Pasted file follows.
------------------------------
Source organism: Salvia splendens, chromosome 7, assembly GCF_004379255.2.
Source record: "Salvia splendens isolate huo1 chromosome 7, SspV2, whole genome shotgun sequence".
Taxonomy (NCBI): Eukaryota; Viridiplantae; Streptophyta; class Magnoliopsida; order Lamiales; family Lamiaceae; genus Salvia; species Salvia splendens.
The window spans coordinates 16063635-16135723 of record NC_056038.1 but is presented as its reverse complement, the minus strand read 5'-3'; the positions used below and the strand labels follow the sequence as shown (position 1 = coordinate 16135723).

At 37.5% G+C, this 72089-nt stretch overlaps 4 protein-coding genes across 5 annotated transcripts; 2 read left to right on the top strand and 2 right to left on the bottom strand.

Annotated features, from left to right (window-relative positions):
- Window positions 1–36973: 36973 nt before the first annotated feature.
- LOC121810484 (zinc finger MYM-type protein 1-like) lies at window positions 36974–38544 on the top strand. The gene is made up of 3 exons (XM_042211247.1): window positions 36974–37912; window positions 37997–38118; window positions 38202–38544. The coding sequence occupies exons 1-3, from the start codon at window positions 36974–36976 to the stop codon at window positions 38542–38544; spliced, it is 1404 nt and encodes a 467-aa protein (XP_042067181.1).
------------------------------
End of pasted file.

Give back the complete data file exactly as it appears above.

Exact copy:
Source organism: Salvia splendens, chromosome 7, assembly GCF_004379255.2.
Source record: "Salvia splendens isolate huo1 chromosome 7, SspV2, whole genome shotgun sequence".
Taxonomy (NCBI): Eukaryota; Viridiplantae; Streptophyta; class Magnoliopsida; order Lamiales; family Lamiaceae; genus Salvia; species Salvia splendens.
The window spans coordinates 16063635-16135723 of record NC_056038.1 but is presented as its reverse complement, the minus strand read 5'-3'; the positions used below and the strand labels follow the sequence as shown (position 1 = coordinate 16135723).

At 37.5% G+C, this 72089-nt stretch overlaps 4 protein-coding genes across 5 annotated transcripts; 2 read left to right on the top strand and 2 right to left on the bottom strand.

Annotated features, from left to right (window-relative positions):
- Window positions 1–36973: 36973 nt before the first annotated feature.
- LOC121810484 (zinc finger MYM-type protein 1-like) lies at window positions 36974–38544 on the top strand. The gene is made up of 3 exons (XM_042211247.1): window positions 36974–37912; window positions 37997–38118; window positions 38202–38544. The coding sequence occupies exons 1-3, from the start codon at window positions 36974–36976 to the stop codon at window positions 38542–38544; spliced, it is 1404 nt and encodes a 467-aa protein (XP_042067181.1).